October was originally the eighth month of the Roman calendar. The Anglo Saxons called it Wynmonath - the wine making month or Winterfylleth meaning the full moon (20th) heralding winter.

In the past villagers relied on pannage - the law allowing them access to the woods for their pig - to enable it to fatten on acorns and beech mast before it was killed at the end of the month.

A good October and a good blast
Will blow the hog his acorn and mast.

 

Beech Mast

 

 I found pannage carries on today ...........this on the Forestry England  National Trust website........

Pannage is an ancient practice that is still used today by commoners and verderers who turn out their pigs into the Forest during the season.  The pannage season, usually between September to December, lasts around 60 days. This year's season will run between 13 September to 14 November.   Pigs do a vital job of eating many of the acorns that fall at this time of year. Green acorns are tasty for them, but poisonous for the ponies and cattle that roam the area freely.


Weather lore this month is mostly predictions for the coming winter.

 
Much rain in October, much wind in December

For every fog in October there will be a snowfall in winter 

Warm October, cold February.


A full moon without frost in October and there will be no frost until the full moon in November


Below is one of the colourful  October pages from the book "Wild Flowers of Britain Month by Month" by Margaret Erskine Wilson

 

Back Tomorrow
Sue

Thursday, 30 September 2021

Back To Thrifty - The Ins, Outs and Frugal Bits

Back to my last day of the month thrifty posts..........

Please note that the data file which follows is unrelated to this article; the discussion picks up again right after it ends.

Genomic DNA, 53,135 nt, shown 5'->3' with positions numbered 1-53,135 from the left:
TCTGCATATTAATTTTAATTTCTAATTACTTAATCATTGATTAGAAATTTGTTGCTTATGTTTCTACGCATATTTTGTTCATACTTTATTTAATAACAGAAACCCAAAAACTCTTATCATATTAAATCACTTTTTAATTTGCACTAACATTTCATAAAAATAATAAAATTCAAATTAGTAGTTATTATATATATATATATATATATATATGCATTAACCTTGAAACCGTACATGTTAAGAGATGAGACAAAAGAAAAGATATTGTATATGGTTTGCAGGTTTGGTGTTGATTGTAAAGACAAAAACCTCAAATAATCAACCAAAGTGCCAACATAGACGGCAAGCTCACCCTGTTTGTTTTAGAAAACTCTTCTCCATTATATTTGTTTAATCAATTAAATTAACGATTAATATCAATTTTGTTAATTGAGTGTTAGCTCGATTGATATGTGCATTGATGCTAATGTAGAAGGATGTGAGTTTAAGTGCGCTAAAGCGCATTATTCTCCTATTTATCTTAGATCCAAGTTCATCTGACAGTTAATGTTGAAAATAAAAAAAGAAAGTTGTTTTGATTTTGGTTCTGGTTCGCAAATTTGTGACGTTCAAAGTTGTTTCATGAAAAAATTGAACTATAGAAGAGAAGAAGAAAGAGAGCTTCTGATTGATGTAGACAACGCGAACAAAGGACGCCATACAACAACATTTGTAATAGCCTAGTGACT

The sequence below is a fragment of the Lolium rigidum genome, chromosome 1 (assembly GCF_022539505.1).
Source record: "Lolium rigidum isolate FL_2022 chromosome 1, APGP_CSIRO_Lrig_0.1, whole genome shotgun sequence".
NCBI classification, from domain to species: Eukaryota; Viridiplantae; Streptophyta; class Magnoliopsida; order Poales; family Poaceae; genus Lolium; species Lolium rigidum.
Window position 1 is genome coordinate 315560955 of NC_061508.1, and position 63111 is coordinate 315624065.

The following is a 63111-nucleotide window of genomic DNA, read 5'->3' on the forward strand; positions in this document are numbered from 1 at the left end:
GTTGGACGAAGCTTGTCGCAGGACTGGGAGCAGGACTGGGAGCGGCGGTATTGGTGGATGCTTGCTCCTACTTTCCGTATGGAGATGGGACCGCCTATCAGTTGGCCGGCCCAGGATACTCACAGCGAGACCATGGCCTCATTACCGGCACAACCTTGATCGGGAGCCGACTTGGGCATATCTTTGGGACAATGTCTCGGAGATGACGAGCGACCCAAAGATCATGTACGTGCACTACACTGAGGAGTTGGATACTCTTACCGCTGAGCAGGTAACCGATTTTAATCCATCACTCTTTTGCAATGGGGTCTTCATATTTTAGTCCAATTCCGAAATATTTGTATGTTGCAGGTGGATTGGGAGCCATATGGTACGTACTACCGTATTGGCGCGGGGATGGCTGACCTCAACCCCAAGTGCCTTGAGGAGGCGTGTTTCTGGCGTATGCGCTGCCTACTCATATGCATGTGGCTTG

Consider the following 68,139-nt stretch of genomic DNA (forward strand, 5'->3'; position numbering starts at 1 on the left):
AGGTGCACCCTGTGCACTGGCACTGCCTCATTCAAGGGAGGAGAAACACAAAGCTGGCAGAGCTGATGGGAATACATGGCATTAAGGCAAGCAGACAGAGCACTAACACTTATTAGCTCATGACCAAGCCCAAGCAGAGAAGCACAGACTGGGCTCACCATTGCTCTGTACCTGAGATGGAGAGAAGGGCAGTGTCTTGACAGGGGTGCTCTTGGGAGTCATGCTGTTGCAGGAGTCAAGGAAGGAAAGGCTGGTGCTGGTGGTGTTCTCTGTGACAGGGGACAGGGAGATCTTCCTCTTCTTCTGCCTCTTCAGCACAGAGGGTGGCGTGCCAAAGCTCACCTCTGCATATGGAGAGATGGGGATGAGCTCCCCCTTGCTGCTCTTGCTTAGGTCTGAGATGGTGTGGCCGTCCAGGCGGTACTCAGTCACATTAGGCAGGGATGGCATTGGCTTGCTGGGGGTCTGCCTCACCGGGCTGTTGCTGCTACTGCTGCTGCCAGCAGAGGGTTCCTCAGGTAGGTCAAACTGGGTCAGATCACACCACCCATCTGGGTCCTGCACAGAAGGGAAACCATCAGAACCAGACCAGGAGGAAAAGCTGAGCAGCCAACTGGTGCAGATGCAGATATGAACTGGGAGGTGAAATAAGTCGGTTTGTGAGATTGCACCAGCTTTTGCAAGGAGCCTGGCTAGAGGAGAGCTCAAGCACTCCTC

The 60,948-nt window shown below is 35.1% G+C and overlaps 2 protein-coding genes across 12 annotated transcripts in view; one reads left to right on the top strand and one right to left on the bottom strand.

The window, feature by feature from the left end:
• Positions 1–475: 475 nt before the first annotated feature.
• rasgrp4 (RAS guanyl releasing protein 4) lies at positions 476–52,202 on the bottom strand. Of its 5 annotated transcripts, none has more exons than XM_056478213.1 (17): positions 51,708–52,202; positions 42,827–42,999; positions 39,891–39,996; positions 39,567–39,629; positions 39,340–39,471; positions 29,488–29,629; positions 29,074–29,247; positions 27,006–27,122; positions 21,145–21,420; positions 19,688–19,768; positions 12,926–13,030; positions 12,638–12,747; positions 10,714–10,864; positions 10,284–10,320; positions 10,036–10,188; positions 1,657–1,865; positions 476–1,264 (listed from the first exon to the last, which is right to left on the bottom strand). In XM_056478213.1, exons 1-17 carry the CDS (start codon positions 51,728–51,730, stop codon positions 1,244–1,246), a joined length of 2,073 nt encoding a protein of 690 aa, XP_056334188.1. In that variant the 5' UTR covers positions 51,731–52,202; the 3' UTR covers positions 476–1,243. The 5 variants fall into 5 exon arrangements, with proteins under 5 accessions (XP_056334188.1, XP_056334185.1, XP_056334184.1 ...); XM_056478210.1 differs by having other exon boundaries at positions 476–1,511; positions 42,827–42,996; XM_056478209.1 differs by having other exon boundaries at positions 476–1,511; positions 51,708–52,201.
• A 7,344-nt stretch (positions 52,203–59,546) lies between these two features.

The huge expenses of moving are over, I've restocked my cupboards and emergency supplies (Bread flour, yeast, peanut butter, tins of pineapple and coffee!), car boot sales will be slowing down and I need to get back to thrifty, to live on my income and stop using the money from savings and from down-sizing.
My income is now 2 pensions - my state pension plus the County Council spouses pension (now being taxed!) and some bits of interest from savings bonds. I looked to see what average income is for a pensioner and came across the figure of £18,000. Well, my income is well below this so maybe some savings will be needed and anyway the very reason I never had a private pension is because we knew we had a house that could be sold and we could downsize.

One spend this month  I was really pleased about was a new winter coat. I've been looking for something warm and waterproof  with a hood for a couple of years, searching charity shops with no luck and the ones in shops were either those huge puffy jackets (I'm puffy enough already!) or had weird mock fur round the hood (nasty) or the sleeves were so narrow that there was no room for anything underneath. Then I called in at the big Asda in Ipswich after the  dentist and £36 later I had waterproof with a hood in blue - perfect.